In a 2-1 decision, the appeals court gave the government 11 days to find a sponsor for the 17-year-old, such as a family member living in the United States, instead of upholding a lower court’s earlier order to simply allow the girl to have an abortion.

Jane Doe, as she is called in court documents, is 15 weeks pregnant and currently in a shelter in Texas under supervision of the Health and Human Services Department. Texas bans most abortions after 20 weeks.

“She’s already suffered weeks of delays, which the government has no business doing,” said Jennifer Dalven, one of the ACLU lawyers representing the young woman, in an interview with the Washington Post.

The dissenting opinion of Judge Patricia A. Millett did not mince words, calling the majority’s decision “wrong” and “unconstitutional.”

“Forcing her to continue an unwanted pregnancy just in the hopes of finding a sponsor that has not been found in the past six weeks sacrifices J.D.’s constitutional liberty, autonomy, and personal dignity for no justifiable governmental reason,” wrote Judge Millett.

She added that the government has fully acknowledged that Jane Doe does in fact have the constitutional right to an abortion, and is barring access to the procedure for purely ideological reasons:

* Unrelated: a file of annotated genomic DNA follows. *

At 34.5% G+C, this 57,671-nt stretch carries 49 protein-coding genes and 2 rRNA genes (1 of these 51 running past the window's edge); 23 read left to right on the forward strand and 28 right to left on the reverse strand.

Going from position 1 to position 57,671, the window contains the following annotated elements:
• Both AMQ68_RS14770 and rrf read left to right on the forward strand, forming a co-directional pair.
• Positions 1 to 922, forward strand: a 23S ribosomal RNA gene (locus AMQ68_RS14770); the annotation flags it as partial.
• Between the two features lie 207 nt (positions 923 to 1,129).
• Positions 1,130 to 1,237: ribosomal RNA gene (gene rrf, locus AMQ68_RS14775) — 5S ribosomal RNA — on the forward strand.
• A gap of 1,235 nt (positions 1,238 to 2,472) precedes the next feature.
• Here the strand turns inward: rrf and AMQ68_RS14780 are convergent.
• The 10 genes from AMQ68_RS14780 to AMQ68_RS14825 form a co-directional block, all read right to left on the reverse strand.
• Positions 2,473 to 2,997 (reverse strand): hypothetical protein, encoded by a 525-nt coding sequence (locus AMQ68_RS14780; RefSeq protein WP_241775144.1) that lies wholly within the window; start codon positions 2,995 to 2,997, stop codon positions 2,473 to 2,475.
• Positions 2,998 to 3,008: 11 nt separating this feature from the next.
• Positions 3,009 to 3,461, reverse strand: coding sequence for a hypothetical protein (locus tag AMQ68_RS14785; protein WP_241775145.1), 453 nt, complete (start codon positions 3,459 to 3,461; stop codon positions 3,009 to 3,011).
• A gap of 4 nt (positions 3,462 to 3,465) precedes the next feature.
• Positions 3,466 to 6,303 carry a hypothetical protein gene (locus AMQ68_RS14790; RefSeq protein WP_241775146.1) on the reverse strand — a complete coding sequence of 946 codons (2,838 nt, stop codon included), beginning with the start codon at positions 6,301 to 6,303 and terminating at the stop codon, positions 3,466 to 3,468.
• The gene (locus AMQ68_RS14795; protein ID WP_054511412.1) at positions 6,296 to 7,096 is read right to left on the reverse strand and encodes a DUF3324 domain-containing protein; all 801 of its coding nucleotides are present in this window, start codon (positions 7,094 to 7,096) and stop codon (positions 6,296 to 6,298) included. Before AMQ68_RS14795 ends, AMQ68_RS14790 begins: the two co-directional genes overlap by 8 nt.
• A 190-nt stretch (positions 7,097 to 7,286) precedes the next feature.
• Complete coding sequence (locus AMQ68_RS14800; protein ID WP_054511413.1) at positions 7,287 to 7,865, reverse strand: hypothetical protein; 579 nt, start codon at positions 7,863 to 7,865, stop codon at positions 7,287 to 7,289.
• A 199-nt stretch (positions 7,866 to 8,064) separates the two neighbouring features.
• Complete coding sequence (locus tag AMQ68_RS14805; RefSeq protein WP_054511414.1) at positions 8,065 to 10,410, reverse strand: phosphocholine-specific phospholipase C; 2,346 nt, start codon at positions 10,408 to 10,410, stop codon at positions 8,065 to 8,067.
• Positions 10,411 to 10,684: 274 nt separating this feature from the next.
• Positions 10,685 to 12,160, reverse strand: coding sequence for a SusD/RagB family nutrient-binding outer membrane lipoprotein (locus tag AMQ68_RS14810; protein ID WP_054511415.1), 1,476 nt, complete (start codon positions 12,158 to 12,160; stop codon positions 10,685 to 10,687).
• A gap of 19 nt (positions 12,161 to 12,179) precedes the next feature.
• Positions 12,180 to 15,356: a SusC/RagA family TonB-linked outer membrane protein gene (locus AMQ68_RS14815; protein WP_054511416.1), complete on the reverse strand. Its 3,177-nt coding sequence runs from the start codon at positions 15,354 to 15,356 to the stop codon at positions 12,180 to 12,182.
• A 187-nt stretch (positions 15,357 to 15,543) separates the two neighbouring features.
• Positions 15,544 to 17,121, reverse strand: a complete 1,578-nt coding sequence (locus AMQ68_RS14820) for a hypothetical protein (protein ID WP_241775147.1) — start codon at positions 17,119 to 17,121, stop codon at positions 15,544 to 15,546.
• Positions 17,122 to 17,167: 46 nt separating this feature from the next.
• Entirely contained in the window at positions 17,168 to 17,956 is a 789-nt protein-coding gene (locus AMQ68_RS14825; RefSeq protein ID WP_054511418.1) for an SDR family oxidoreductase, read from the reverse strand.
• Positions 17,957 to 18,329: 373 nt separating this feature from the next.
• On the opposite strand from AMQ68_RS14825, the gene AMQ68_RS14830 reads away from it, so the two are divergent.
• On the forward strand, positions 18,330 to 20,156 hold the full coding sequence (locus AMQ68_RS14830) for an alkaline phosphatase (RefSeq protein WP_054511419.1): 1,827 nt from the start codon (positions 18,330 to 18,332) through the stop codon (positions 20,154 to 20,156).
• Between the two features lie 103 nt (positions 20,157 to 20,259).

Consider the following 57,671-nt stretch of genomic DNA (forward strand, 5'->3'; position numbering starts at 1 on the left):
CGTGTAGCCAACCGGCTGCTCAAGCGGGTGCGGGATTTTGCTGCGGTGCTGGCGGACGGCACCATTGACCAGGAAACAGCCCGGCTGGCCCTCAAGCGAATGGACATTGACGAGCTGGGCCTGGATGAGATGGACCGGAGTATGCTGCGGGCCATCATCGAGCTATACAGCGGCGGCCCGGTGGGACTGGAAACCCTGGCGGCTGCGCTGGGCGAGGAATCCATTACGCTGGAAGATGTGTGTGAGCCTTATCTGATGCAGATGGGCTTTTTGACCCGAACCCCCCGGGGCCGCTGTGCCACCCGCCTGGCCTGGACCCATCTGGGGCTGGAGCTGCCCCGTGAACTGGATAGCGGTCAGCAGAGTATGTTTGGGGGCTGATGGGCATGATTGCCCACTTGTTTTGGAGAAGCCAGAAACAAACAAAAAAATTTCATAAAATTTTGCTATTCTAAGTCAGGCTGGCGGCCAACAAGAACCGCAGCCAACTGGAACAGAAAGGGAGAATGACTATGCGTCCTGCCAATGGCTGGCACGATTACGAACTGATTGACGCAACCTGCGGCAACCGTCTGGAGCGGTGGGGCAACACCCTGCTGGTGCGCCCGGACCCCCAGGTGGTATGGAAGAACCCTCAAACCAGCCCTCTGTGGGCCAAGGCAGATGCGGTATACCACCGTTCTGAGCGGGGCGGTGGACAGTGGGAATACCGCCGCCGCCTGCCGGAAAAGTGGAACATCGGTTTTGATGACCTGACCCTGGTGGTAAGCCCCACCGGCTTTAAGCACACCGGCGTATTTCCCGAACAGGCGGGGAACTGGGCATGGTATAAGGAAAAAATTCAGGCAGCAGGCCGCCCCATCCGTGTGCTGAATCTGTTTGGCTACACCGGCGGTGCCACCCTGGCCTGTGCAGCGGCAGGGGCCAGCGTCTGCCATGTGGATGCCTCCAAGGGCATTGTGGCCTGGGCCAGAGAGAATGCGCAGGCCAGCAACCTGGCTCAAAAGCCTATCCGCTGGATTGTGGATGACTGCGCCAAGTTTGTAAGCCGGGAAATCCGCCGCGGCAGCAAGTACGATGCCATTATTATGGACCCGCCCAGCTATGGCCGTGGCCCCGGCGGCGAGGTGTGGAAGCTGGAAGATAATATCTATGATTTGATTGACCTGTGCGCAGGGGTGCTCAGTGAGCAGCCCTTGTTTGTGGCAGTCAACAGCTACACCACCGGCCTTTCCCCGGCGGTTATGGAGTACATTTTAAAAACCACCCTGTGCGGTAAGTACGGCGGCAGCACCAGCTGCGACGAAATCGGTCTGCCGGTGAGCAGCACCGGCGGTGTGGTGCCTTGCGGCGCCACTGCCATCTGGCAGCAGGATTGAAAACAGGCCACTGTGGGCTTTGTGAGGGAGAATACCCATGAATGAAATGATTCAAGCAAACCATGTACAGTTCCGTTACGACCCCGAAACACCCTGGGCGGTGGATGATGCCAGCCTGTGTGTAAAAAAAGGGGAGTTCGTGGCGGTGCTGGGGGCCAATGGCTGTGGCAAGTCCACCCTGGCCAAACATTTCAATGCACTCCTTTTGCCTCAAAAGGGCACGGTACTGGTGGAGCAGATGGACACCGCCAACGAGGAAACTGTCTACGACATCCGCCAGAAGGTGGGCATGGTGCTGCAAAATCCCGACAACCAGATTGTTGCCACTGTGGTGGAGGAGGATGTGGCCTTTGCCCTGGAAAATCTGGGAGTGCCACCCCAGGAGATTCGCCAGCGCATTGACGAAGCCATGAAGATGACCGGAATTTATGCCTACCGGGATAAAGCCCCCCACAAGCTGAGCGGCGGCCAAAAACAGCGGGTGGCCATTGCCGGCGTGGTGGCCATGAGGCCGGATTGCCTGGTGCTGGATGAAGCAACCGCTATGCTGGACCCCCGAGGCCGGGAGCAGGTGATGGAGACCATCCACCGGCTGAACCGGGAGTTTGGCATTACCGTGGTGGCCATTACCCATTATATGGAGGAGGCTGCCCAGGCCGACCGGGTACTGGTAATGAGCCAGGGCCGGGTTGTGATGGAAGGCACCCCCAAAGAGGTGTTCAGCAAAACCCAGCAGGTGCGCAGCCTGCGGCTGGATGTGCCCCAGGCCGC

The government does not dispute—in fact, it has knowingly and deliberately chosen not to challenge—J.D.’s constitutional right to an abortion. The government instead says that it can have its contractor keep J.D. in what the government calls “close” custody—that is, more restrictive conditions than the contractor imposes on the non-pregnant minors in its care—because of the agency’s own supervening judgment that it would be in J.D.’s best interests to carry the pregnancy to term.

The HHS Department amended its mission statement earlier this month to reflect the Trump administration’s official belief that life begins at conception. Lawyers for the department argued in from of the appeals court on Friday that, “We’re not putting an obstacle in her path. We’re declining to facilitate an abortion.”